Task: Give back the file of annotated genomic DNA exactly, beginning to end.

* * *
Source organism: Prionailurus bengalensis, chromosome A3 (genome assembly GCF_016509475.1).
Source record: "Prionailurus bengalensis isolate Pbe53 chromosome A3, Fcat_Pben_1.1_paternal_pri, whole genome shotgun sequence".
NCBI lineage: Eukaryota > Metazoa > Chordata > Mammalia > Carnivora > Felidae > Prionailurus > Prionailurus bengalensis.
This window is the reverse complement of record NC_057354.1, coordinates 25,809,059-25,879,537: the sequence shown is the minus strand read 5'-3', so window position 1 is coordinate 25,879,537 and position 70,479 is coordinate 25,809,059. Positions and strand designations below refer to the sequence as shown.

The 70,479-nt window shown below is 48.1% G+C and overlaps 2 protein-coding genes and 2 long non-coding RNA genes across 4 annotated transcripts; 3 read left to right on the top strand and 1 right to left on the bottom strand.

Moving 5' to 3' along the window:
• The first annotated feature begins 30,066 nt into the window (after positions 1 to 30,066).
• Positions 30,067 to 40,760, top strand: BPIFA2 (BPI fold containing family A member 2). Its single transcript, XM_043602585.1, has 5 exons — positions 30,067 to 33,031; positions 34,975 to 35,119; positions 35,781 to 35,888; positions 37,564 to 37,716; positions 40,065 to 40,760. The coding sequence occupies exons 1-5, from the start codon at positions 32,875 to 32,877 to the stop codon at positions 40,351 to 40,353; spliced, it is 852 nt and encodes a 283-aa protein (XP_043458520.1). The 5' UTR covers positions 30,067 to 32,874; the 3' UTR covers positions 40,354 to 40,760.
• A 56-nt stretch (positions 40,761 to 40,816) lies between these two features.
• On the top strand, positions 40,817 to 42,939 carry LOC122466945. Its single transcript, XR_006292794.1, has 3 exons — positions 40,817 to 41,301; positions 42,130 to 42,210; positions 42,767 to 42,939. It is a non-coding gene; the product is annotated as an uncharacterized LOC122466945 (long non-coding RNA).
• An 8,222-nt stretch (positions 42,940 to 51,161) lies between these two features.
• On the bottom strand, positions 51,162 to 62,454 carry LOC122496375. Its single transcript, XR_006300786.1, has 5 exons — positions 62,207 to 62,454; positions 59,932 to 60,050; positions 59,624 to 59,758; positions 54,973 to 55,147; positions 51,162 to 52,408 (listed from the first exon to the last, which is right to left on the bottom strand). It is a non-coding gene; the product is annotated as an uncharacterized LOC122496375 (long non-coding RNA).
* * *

Source organism: Prionailurus bengalensis, chromosome A3 (genome assembly GCF_016509475.1).
Source record: "Prionailurus bengalensis isolate Pbe53 chromosome A3, Fcat_Pben_1.1_paternal_pri, whole genome shotgun sequence".
NCBI lineage: Eukaryota > Metazoa > Chordata > Mammalia > Carnivora > Felidae > Prionailurus > Prionailurus bengalensis.
This window is the reverse complement of record NC_057354.1, coordinates 25,809,059-25,879,537: the sequence shown is the minus strand read 5'-3', so window position 1 is coordinate 25,879,537 and position 70,479 is coordinate 25,809,059. Positions and strand designations below refer to the sequence as shown.

The 70,479-nt window shown below is 48.1% G+C and overlaps 2 protein-coding genes and 2 long non-coding RNA genes across 4 annotated transcripts; 3 read left to right on the top strand and 1 right to left on the bottom strand.

Moving 5' to 3' along the window:
• The first annotated feature begins 30,066 nt into the window (after positions 1 to 30,066).
• Positions 30,067 to 40,760, top strand: BPIFA2 (BPI fold containing family A member 2). Its single transcript, XM_043602585.1, has 5 exons — positions 30,067 to 33,031; positions 34,975 to 35,119; positions 35,781 to 35,888; positions 37,564 to 37,716; positions 40,065 to 40,760. The coding sequence occupies exons 1-5, from the start codon at positions 32,875 to 32,877 to the stop codon at positions 40,351 to 40,353; spliced, it is 852 nt and encodes a 283-aa protein (XP_043458520.1). The 5' UTR covers positions 30,067 to 32,874; the 3' UTR covers positions 40,354 to 40,760.
• A 56-nt stretch (positions 40,761 to 40,816) lies between these two features.
• On the top strand, positions 40,817 to 42,939 carry LOC122466945. Its single transcript, XR_006292794.1, has 3 exons — positions 40,817 to 41,301; positions 42,130 to 42,210; positions 42,767 to 42,939. It is a non-coding gene; the product is annotated as an uncharacterized LOC122466945 (long non-coding RNA).
• An 8,222-nt stretch (positions 42,940 to 51,161) lies between these two features.
• On the bottom strand, positions 51,162 to 62,454 carry LOC122496375. Its single transcript, XR_006300786.1, has 5 exons — positions 62,207 to 62,454; positions 59,932 to 60,050; positions 59,624 to 59,758; positions 54,973 to 55,147; positions 51,162 to 52,408 (listed from the first exon to the last, which is right to left on the bottom strand). It is a non-coding gene; the product is annotated as an uncharacterized LOC122496375 (long non-coding RNA).